A Manual of Chemistry, Volume 1

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J. & A. Churchill, 1883 - Chemistry - 642 pages
 

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Page 226 - C. in 5j minutes: and assuming as the unit of heat the quantity required to raise the temperature of 1 gram of water from 0...
Page 226 - ... sufficient to raise the temperature of 1 gram of water from 0 to 1 C.
Page 81 - Indian-ink, porcelain, asbestos, fluorspar, minium, cinnabar, binoxide of lead, sulphate of zinc, tourmaline, graphite, and charcoal. In the second class are placed bismuth, antimony, zinc, tin, cadmium, sodium, mercury, lead, silver, copper, gold, arsenic, uranium, rhodium, iridium, tungsten, phosphorus, iodine, sulphur, chlorine, hydrogen, and many of their compounds. Also, glass free from iron, water, alcohol, ether, nitric acid, hydrochloric acid, resin, wax, olive oil, oil of turpentine, caoutchouc,...
Page xv - Re Rh Rb Ru Sm Sc Se Si Ag Na Sr S Ta Te Tb Tl Th Tm Sn Ti W U V Xe Yb Y Zn Zr...
Page 129 - It is necessary to bear this in mind in order to understand why the air which is absorbed by water out of the atmosphere differs in composition from atmospheric air. The latter consists very nearly of 21 vol.
Page 168 - ... divisions on the tube to which the mercury reaches, whilst the height of the column of mercury in the tube above the trough, together with that of the barometer, and the temperature of the air, are also read off. A quantity of pure hydrogen gas is now added...
Page 50 - The space was then occupied by a homogeneous fluid, which exhibited, when the pressure was suddenly diminished or the temperature slightly lowered, a peculiar appearance of moving or flickering striae throughout its entire mass.
Page 198 - If the smallest volume of a gaseous element that can enter into combination be called the combining volume of that element, the law of combination may be expressed as follows : The combining volumes of all elementary gases are equal, excepting those of phosphorus and arsenic, which are only half those of the other elements in the gaseous state, and those of mercury and cadmium, which are double those of the other elements.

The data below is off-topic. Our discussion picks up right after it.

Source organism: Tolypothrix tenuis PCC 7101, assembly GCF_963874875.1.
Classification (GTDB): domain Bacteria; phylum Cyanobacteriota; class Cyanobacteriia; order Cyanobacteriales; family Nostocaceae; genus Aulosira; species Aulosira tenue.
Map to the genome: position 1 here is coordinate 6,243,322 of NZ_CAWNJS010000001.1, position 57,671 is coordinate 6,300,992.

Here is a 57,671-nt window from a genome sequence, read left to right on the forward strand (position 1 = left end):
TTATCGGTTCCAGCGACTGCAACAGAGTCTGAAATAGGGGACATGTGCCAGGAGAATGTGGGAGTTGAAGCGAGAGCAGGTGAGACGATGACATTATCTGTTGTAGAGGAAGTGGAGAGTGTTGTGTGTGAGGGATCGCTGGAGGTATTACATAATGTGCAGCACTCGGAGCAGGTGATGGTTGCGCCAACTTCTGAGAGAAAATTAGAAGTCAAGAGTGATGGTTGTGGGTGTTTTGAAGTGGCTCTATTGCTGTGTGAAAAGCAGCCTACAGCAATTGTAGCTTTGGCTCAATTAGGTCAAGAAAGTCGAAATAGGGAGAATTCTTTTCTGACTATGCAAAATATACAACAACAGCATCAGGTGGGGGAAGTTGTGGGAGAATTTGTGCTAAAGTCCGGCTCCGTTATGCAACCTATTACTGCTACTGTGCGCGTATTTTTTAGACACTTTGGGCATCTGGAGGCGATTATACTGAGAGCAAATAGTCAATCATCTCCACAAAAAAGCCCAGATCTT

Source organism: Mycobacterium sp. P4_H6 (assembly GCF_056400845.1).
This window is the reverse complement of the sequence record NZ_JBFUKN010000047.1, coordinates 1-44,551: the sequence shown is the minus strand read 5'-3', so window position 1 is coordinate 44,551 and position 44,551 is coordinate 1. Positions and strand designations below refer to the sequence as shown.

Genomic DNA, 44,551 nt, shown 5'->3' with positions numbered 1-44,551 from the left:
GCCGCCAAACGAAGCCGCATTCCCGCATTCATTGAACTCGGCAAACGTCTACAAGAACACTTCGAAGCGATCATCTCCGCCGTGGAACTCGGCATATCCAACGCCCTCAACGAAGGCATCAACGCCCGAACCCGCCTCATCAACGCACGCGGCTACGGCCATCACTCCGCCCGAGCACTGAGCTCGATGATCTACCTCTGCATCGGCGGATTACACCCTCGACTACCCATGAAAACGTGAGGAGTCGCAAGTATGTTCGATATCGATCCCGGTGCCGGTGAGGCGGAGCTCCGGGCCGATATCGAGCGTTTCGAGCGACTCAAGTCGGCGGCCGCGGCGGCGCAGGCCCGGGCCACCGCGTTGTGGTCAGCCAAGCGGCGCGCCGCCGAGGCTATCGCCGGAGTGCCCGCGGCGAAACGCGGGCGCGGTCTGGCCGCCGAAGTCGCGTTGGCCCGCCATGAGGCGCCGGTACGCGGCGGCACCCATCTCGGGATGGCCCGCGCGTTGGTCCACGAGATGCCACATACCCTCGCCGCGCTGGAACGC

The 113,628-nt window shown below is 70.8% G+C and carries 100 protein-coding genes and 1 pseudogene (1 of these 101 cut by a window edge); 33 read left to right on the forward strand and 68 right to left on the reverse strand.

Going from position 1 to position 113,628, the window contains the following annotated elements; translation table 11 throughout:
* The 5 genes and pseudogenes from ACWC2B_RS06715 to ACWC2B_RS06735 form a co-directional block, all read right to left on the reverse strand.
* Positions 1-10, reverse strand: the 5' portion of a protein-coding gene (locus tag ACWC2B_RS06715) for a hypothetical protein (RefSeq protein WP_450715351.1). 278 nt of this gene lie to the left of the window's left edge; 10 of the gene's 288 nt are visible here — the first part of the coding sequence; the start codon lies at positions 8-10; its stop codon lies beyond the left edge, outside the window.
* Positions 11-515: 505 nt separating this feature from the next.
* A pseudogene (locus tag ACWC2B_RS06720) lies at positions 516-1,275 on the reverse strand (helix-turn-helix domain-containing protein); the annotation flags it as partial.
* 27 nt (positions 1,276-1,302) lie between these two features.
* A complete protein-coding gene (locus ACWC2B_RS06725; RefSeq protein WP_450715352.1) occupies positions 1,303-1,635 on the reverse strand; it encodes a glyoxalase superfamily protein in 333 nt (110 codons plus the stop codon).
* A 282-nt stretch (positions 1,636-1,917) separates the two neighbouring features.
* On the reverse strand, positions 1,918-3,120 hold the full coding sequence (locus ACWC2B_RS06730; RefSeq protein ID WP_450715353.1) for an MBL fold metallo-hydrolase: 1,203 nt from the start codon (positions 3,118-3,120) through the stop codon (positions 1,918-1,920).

Page 49 - Fah.), when the alcohol occupies just half the volume of the tube ; if the tube is more than half filled with alcohol, it bursts when heated. A glass tube one-third filled with water becomes opaque when heated, and bursts after a few seconds. If this chemical action of the water on the glass be diminished by the addition of a little carbonate of soda, the transparency of the glass will be much less impaired ; and if the space occupied by the water be ^ of the whole tube, the liquid will be converted...
Page 59 - The most trustworthy results are obtained by measuring the quantity of heat generated by the friction between solids and liquids. It was for a long time believed that no heat was evolved by the friction of liquids and gases. But in 1842 Meyer showed that the temperature of water may be raised 22 or 23 F. by agitating it. The warmth of the sea after a few days of stormy weather is also probably an effect of fluid friction.

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